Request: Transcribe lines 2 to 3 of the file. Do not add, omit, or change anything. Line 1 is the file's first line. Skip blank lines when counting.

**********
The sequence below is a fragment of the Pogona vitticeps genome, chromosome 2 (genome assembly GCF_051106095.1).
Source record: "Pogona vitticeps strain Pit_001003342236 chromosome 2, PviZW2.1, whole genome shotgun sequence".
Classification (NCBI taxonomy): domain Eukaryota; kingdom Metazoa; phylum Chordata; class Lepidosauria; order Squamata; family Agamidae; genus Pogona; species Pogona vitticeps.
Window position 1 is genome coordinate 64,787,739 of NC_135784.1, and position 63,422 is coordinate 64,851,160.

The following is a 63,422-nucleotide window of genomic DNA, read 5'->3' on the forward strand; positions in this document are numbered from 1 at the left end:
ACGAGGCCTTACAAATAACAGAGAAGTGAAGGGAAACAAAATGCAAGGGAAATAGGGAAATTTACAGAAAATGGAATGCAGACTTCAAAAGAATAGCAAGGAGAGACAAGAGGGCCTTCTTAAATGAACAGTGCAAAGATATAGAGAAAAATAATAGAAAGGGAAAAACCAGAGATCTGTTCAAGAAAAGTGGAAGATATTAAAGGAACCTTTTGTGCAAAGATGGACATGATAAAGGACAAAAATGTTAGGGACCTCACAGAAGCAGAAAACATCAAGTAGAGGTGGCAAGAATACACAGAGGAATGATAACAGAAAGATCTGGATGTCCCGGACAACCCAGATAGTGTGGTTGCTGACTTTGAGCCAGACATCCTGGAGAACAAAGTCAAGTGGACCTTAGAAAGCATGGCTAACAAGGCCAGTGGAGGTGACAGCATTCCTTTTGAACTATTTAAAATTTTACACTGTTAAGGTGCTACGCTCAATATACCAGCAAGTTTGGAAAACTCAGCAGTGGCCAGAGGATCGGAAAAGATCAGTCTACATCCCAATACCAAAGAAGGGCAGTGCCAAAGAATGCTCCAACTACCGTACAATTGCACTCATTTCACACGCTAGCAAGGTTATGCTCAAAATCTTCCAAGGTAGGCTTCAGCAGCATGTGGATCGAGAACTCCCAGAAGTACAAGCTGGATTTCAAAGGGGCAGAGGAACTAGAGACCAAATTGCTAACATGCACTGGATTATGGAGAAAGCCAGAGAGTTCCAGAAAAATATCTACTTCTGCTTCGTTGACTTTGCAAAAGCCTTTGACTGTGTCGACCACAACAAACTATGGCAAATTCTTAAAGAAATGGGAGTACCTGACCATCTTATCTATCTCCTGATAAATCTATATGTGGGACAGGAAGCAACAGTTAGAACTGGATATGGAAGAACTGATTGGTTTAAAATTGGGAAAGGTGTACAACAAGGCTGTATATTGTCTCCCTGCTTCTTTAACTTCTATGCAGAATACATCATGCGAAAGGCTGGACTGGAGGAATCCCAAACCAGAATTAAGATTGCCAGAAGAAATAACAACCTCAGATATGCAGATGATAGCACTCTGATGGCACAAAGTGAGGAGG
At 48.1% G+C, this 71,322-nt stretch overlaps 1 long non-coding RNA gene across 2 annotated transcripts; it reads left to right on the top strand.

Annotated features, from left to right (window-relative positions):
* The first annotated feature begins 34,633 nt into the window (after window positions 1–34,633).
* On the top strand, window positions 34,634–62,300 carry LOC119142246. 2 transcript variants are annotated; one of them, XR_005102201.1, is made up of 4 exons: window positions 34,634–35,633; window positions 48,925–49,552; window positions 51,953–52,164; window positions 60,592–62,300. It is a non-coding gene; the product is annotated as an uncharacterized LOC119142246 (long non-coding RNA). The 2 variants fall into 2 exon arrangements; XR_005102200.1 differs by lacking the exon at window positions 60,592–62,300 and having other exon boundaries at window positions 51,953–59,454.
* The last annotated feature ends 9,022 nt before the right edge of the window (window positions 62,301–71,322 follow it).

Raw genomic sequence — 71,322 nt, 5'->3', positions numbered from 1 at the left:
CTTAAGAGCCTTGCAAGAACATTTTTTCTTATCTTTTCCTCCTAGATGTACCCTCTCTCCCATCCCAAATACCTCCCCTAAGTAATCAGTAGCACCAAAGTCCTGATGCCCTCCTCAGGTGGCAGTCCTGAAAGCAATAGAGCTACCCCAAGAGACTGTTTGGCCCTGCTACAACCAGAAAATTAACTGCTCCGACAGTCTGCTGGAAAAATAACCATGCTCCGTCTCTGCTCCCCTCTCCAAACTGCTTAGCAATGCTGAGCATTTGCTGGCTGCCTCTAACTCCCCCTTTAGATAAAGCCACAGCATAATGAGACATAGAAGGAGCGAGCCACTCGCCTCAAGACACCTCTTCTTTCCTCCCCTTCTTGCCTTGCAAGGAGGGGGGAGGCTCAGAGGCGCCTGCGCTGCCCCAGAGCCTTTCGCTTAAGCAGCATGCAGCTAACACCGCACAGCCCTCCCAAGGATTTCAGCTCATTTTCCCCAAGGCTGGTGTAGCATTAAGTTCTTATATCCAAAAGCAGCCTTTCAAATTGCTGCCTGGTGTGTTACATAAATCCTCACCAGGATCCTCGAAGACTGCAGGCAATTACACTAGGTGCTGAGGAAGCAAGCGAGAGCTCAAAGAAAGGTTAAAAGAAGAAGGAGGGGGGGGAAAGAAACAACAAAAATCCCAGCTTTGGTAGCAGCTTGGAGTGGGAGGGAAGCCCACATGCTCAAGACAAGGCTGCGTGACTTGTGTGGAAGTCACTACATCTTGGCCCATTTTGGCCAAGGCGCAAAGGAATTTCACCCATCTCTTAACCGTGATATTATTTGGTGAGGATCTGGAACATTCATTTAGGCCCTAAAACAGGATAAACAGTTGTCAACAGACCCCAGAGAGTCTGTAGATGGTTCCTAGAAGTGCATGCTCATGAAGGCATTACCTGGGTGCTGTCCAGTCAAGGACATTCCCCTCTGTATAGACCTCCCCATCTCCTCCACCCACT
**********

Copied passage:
Source record: "Pogona vitticeps strain Pit_001003342236 chromosome 2, PviZW2.1, whole genome shotgun sequence".
Classification (NCBI taxonomy): domain Eukaryota; kingdom Metazoa; phylum Chordata; class Lepidosauria; order Squamata; family Agamidae; genus Pogona; species Pogona vitticeps.